Wolf: What? Return to the very oppression from which you fled? Return to those archaic commandments that rob you of the happiness you are seeking? Return to the house of mortification, guilt, and sadness? No, poor soul, what is necessary is that you be assured in your personal choices, revived in your self-esteem, and accompanied on your path to self-fulfillment. You want to love and be loved? What is wrong with that? Let us go now to the House of Pride where no one will ever judge you again…
I wish, dear brothers and sister, that this were mere fiction. But it is not. It is a false Gospel that, under the pretense of bringing freedom, actually enslaves. As Our Lord Himself taught:
Amen, amen, I say to you, everyone who commits sin is a slave of sin. A slave does not remain in a household forever, but a son always remains. So if a son frees you, then you will truly be free. (Jn 8:34-36)
Jesus is that Son who frees us — from what? From the slavery of sin. Satan, that infernal serpent and wolf, on the other hand…
…comes only to steal and slaughter and destroy; I came so that they might have life and have it more abundantly. I am the Good Shepherd. (John 10:10)
Today, the voice of the anti-church — and the mob cf. The Growing Mob, Barbarians at the Gates, and The Reframers who follow them — is becoming louder, more arrogant and more intolerant. The temptation many Christians face now is to become fearful and silent; to accommodate rather than liberate the sinner by the Good News. And what is the Good News? Is it that God loves us? More than that:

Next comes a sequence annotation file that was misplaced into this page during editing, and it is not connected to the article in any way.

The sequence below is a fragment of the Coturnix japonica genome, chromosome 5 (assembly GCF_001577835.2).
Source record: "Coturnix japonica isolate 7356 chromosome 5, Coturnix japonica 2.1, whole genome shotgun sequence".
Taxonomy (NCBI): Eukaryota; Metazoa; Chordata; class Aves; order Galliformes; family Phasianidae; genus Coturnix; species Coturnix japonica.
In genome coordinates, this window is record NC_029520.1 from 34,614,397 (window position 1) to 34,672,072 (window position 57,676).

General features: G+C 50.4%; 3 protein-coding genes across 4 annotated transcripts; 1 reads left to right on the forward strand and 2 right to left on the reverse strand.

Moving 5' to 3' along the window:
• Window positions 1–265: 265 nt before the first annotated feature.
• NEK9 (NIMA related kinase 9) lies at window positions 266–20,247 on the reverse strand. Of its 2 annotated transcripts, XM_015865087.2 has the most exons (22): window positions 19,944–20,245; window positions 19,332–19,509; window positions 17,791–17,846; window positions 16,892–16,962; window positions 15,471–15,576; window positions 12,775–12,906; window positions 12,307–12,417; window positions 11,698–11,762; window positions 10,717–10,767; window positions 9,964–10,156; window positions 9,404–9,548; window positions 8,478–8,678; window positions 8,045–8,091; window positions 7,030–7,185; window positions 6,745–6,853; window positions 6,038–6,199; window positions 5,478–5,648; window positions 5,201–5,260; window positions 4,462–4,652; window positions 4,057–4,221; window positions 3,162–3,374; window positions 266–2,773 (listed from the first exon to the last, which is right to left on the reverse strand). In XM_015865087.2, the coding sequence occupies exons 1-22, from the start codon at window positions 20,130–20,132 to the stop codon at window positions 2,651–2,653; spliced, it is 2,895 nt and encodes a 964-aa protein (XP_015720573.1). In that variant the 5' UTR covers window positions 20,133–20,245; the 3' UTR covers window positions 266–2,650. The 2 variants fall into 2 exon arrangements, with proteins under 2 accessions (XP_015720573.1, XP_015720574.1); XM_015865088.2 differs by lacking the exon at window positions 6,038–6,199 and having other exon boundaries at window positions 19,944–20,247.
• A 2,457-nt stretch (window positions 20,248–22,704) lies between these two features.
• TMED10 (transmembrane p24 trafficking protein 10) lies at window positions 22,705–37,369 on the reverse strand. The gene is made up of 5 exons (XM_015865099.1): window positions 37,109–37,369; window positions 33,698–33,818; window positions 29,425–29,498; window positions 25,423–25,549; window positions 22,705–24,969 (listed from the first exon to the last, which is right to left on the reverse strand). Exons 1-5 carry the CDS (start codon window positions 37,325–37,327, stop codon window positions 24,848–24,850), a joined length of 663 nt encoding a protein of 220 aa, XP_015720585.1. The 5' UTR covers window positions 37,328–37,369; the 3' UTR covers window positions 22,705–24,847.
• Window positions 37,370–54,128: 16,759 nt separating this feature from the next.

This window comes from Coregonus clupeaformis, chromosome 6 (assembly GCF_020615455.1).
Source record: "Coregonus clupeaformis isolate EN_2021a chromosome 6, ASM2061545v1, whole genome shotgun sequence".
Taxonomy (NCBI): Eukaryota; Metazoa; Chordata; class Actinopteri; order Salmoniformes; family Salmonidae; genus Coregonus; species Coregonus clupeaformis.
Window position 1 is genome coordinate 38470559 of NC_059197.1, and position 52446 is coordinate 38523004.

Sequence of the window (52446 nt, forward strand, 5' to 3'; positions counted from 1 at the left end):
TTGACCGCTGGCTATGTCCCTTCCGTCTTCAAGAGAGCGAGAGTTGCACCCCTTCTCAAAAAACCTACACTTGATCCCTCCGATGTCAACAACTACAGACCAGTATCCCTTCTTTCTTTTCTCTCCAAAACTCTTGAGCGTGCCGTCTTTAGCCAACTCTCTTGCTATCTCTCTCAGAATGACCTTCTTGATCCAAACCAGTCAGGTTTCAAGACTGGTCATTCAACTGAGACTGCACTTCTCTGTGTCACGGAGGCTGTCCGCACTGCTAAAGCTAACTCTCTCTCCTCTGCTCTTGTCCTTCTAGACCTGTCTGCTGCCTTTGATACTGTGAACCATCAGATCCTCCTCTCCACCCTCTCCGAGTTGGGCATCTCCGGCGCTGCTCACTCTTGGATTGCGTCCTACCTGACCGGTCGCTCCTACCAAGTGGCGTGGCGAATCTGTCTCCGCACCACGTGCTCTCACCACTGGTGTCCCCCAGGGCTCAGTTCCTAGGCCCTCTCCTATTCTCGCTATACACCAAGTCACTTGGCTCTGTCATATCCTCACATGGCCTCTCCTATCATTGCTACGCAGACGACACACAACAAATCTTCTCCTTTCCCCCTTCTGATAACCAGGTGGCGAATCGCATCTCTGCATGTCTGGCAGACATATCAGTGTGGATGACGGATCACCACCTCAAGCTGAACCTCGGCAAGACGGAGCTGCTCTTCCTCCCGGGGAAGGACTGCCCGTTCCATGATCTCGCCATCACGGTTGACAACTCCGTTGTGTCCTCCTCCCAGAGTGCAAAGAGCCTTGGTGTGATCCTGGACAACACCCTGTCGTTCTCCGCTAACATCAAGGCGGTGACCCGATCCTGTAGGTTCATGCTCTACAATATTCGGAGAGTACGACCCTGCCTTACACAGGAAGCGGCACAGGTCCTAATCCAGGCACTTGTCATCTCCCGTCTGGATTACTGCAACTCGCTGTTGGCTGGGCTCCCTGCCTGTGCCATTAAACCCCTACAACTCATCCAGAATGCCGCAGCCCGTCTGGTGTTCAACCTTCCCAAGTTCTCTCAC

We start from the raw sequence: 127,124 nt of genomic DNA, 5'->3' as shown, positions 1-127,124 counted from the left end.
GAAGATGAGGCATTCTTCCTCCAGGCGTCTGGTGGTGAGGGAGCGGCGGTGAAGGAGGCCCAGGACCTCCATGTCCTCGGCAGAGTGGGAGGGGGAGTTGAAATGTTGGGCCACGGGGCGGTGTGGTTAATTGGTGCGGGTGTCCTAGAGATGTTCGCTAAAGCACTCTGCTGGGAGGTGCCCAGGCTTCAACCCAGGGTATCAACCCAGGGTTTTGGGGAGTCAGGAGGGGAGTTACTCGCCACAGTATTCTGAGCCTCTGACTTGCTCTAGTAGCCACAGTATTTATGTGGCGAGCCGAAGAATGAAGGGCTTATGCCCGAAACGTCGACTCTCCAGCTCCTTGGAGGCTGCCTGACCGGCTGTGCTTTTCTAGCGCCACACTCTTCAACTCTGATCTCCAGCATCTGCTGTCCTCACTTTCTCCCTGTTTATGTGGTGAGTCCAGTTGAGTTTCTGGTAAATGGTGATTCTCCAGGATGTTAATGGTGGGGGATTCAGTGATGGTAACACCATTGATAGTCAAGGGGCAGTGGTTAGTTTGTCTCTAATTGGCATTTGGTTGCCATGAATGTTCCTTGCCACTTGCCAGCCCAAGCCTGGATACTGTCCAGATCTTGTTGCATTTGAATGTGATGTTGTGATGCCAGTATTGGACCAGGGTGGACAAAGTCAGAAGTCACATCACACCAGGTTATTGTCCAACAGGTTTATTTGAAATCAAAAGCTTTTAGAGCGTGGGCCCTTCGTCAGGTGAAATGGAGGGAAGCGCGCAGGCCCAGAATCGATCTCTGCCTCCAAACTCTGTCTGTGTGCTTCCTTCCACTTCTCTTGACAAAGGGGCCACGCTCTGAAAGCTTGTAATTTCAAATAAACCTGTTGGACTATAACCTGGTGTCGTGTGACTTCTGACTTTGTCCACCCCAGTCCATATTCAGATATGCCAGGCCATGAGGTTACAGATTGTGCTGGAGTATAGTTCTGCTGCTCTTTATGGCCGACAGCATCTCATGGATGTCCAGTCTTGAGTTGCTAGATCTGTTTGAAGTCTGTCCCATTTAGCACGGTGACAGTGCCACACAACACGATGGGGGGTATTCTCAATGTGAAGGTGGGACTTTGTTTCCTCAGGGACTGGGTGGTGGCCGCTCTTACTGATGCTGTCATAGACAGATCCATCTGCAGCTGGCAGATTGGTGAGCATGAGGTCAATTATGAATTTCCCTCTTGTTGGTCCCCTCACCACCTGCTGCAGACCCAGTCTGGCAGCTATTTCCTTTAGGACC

…you are to name him Jesus, because he will save His people from their sins… This saying is trustworthy and deserves full acceptance: Christ Jesus came into the world to save sinners. (Matt 1:21; 1 Timothy 1:15)
Yes, Jesus came, not to confirm us in our sin but to save us “from” it. And you, dear reader, are to be His voice to the lost sheep of this generation. For by virtue of your baptism, you, too, are a “son” or “daughter” of the household.
My brothers, if anyone among you should stray from the truth and someone bring him back, he should know that whoever brings back a sinner from the error of his way will save his soul from death and will cover a multitude of sins… But how can they call on Him in whom they have not believed? And how can they believe in Him of whom they have not heard? And how can they hear without someone to preach? And how can people preach unless they are sent? As it is written, “How beautiful are the feet of those who bring the good news!”(James 5:19-20; Rom 10:14-15)
—Mark Mallett is the author of The Now Word, The Final Confrontation, and a co-founder of Countdown to the Kingdom
The Great Refuge and Safe Harbour
|↑1||Jesus to St. Faustina, Divine Mercy in My Soul, Diary, n. 1448|
|↑2||from Psalm 51|
|↑3||Jesus to St. Faustina, Divine Mercy in My Soul, Diary, n. 1486, 699, 1146|
|↑4||cf. 1 Pet 2:24-25|
|↑5||Jesus to St. Faustina, Divine Mercy in My Soul, Diary, n. 1485|
|↑6||Jesus to St. Faustina, Divine Mercy in My Soul, Diary, n. 1361|
|↑7||cf. The Growing Mob, Barbarians at the Gates, and The Reframers|